MONDAY, March 21 (HealthDay News) -- Kids who are allergic to milk may be able to quickly develop tolerance by coupling the allergy medication Xolair with a gradual increase in their exposure to milk, known as sensitization, a new study suggests.
An estimated 3 million children in the United States are allergic to some kind of food. Milk allergy is the most common food allergy among children, affecting about 2.5 percent of those younger than 3.
Treatment based on sensitization alone -- exposing children to small but progressively greater amounts of the food substance to which they're allergic -- is often successful. But it's usually a slow process that runs the risk of provoking allergic reactions.
Seeking a faster and safer method, the research team tested a dual approach -- sensitization along with Xolair (omalizumab), a drug that blocks the action of IgE, a natural substance in the body that causes allergic reactions -- in a small group of children. Their findings were to be presented Monday in San Francisco at the annual meeting of the American Academy of Allergy, Asthma and Immunology.
Experts note that research presented at meetings should be considered preliminary because it has not been subjected to the rigorous scrutiny given to research published in medical journals.
Treating milk allergies "could change a child's lifestyle for the better," Dr. Dale Umetsu, a pediatrics professor at Harvard Medical School and Children's Hospital Boston and a co-author of the study, said in a news release from the Stanford University School of Medicine, which also participated in the research. "These children had significant milk allergy, and were unlikely to outgrow it without some type of treatment."
"While we recognize that larger trials are necessary, these results are very promising and suggest that a rapid and safe method of food desensitization might be available for patients in the near future," Umetsu said.
For the study, the children were first given injections of Xolair. Over the next seven to 10 weeks, they were exposed to incrementally increasing amounts of milk, while continuing treatment with the drug. Then, the medication was stopped but the desensitization -- in the form of drinking about two ounces of milk a day -- continued for another eight weeks.
The researchers noted that all of the children completed the full treatment process, which they attributed to adding an allergy medication to the desensitization regimen. The drug acts as a "protective blanket," Dr. Kari Nadeau, an allergist and assistant professor of pediatrics at Stanford and a study co-author, said in the news release.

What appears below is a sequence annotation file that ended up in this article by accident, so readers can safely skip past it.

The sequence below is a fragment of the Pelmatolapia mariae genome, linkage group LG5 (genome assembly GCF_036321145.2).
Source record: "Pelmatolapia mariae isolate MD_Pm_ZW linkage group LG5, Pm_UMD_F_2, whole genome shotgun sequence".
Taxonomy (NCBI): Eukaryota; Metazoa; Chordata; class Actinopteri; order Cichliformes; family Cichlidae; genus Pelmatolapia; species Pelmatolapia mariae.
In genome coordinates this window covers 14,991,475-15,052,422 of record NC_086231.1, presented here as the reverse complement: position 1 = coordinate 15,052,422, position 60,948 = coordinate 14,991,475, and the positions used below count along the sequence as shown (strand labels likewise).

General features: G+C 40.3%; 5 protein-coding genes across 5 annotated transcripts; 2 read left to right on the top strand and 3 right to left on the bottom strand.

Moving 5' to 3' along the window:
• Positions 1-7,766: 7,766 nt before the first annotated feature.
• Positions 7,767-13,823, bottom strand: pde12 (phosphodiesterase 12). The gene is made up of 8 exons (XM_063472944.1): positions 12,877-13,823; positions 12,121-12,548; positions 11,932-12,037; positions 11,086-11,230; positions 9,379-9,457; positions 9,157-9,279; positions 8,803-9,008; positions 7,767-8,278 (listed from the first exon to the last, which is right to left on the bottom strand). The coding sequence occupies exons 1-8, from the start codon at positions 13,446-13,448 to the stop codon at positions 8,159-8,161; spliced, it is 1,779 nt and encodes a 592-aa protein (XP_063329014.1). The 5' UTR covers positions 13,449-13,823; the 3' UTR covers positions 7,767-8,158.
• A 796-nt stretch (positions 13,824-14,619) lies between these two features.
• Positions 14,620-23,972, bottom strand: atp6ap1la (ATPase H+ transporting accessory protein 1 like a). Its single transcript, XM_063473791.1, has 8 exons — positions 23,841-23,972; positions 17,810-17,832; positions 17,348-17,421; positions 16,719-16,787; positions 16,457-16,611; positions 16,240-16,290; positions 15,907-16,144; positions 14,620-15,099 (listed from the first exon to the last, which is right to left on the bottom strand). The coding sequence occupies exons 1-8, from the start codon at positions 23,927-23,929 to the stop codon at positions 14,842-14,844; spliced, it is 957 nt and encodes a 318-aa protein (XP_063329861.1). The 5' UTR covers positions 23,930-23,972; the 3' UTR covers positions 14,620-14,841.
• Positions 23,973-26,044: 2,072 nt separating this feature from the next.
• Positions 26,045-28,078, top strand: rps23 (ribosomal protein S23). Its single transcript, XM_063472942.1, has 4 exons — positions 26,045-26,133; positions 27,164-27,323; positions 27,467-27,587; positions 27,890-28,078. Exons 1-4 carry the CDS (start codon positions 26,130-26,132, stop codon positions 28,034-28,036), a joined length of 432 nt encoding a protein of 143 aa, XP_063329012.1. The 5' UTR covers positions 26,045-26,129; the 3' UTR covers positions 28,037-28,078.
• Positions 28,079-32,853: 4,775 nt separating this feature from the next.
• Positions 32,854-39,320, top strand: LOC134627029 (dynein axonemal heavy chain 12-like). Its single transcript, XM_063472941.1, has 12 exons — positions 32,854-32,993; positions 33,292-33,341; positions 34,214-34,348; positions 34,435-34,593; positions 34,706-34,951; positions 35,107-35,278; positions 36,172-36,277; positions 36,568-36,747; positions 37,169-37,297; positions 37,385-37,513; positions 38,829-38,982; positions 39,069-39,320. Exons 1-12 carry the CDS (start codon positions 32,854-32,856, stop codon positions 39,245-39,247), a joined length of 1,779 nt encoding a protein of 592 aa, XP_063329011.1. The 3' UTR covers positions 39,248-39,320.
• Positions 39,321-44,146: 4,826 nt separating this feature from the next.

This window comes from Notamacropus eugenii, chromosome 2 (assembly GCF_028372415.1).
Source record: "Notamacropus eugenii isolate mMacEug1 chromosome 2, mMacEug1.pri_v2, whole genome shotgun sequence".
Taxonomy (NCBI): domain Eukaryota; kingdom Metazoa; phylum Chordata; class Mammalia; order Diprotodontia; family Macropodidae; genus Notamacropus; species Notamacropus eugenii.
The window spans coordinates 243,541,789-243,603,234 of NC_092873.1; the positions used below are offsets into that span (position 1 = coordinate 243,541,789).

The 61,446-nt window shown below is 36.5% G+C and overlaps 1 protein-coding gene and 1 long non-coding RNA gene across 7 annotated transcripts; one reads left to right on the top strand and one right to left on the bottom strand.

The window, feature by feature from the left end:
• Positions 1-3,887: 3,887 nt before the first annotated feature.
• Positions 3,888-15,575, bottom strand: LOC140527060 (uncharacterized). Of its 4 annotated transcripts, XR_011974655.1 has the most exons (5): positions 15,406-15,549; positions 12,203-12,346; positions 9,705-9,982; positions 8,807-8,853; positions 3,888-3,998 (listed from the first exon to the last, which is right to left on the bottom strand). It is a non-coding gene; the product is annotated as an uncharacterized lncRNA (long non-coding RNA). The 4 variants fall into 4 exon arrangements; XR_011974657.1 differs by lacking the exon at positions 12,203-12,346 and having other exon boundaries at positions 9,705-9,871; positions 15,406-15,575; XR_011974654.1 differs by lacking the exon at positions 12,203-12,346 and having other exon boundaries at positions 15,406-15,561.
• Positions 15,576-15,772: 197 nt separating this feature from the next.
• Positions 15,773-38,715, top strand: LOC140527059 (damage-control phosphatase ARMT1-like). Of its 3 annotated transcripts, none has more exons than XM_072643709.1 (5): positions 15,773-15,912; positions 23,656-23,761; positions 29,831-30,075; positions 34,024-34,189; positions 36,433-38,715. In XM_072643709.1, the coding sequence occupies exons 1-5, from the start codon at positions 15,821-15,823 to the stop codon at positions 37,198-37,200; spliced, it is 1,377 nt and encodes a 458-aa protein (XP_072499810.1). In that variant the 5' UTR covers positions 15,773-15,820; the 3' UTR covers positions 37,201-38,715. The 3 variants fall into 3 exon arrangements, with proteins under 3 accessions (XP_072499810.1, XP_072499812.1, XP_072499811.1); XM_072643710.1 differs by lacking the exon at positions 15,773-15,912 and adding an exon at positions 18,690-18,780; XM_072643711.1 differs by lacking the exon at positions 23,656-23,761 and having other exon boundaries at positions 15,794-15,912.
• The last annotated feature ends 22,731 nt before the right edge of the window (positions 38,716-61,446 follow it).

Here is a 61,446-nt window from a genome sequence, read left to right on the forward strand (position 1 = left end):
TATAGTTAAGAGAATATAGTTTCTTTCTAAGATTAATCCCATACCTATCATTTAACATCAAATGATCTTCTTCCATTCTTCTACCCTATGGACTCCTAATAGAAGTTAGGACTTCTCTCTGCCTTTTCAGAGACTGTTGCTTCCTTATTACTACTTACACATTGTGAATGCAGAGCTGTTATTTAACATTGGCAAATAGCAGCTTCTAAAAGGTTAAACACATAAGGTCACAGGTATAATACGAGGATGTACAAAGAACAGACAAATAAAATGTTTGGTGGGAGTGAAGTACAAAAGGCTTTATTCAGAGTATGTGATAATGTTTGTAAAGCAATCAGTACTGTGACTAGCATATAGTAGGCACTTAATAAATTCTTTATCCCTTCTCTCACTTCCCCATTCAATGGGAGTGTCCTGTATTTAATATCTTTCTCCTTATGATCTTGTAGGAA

"Without this treatment, 10 to 20 percent of people who start oral immunotherapy drop out, in part due to intolerable allergic reactions early in the treatment," he said.
At the end of treatment, nine of the eleven children could consume up to 12 ounces of dairy products a day with little or no difficulty, the study found.
"When you try to go on a diet that is completely free of milk, it is very difficult because many foods have a little bit of milk protein in them," Nadeau noted. "From a practical standpoint, this treatment allowed these patients to increase all types of milk products in their diets: They were able to eat yogurt, cheese, bread, a muffin. One patient in our study said, 'I can finally eat goldfish crackers.'"
Dr. Jonathan Field, director emeritus of the pediatric allergy immunology clinic at New York University School of Medicine/Bellevue Medical Center in New York City, described the findings as both "interesting" and "encouraging."
"The caveat is that so far Xolair hasn't been approved for children under 12," he noted. "But immunologically, it makes sense. And this method may promote a safer food desensitization process, which can sometimes entail risk. So anything that can make it a safer process would be quite welcome."
The Nemours Foundation has more on milk allergy in children.
-- Alan Mozes
SOURCES: Jonathan Field, M.D., director emeritus, pediatric allergy/immunology clinic, New York University School of Medicine/Bellevue Medical Center, New York City; news release, Stanford University School of Medicine, March 21, 2011
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